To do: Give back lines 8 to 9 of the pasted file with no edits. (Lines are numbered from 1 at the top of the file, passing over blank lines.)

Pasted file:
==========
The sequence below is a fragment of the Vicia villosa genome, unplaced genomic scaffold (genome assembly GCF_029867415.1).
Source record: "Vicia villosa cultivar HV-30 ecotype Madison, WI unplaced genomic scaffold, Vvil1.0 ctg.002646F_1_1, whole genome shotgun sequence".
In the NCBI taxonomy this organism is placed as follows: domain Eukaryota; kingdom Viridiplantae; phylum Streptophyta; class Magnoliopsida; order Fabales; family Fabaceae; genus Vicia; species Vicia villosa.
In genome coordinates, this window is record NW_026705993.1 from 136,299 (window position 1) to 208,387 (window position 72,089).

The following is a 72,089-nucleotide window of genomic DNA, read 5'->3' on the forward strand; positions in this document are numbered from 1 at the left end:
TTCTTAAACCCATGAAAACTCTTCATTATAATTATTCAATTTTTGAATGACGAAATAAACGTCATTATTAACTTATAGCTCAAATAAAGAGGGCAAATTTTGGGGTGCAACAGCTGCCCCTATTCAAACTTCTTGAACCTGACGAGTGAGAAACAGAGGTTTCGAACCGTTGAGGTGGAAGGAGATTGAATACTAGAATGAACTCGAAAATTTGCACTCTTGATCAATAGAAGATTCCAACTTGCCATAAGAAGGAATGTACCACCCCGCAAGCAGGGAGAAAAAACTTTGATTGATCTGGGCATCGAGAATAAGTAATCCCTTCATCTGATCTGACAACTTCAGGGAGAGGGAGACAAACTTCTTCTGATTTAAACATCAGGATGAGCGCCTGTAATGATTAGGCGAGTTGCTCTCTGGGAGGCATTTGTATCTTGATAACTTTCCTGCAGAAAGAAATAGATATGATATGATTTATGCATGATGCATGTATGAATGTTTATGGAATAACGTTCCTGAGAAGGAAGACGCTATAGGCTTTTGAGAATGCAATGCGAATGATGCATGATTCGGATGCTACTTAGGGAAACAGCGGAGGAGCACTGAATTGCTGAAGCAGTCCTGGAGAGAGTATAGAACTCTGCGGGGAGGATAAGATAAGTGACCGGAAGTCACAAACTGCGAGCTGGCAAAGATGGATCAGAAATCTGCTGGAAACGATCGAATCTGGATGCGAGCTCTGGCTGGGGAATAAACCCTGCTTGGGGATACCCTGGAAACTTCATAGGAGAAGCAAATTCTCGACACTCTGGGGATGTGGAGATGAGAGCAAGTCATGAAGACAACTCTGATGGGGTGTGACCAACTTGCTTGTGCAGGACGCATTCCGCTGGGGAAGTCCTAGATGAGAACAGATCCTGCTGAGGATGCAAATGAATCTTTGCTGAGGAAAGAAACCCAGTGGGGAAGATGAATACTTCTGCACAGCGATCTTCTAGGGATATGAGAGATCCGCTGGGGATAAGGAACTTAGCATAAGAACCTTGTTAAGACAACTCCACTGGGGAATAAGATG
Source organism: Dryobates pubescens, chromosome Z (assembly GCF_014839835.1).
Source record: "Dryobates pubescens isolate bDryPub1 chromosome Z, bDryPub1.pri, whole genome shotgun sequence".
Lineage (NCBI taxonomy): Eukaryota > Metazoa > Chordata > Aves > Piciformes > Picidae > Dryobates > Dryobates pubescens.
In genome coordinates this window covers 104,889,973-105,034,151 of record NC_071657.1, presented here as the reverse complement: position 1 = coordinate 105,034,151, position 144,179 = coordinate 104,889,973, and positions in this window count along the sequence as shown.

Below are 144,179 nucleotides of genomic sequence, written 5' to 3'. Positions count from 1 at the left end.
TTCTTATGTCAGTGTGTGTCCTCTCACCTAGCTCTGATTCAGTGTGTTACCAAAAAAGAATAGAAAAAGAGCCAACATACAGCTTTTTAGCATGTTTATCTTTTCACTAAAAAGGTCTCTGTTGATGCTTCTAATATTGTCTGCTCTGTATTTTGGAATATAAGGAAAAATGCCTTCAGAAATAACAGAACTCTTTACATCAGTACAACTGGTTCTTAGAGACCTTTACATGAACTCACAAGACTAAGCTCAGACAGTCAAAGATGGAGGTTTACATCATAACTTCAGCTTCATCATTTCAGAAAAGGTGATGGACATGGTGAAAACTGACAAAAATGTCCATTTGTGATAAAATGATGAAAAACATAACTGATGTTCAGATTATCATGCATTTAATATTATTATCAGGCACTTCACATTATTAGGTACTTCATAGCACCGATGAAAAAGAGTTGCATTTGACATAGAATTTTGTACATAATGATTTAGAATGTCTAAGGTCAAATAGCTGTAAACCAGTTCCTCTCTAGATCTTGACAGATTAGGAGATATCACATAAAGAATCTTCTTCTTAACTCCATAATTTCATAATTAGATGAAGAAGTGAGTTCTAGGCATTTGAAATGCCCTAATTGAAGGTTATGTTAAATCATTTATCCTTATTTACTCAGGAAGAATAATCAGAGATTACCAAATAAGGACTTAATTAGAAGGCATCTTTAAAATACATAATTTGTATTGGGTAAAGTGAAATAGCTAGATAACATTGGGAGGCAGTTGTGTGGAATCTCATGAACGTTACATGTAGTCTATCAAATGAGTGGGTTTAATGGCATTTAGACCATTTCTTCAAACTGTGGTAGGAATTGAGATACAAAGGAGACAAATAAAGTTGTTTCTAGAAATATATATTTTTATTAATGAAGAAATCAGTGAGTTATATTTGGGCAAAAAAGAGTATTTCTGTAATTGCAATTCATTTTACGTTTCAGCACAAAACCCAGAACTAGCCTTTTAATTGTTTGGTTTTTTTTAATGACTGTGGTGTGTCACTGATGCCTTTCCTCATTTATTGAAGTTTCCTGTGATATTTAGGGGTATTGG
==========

Source record: "Dryobates pubescens isolate bDryPub1 chromosome Z, bDryPub1.pri, whole genome shotgun sequence".
Lineage (NCBI taxonomy): Eukaryota > Metazoa > Chordata > Aves > Piciformes > Picidae > Dryobates > Dryobates pubescens.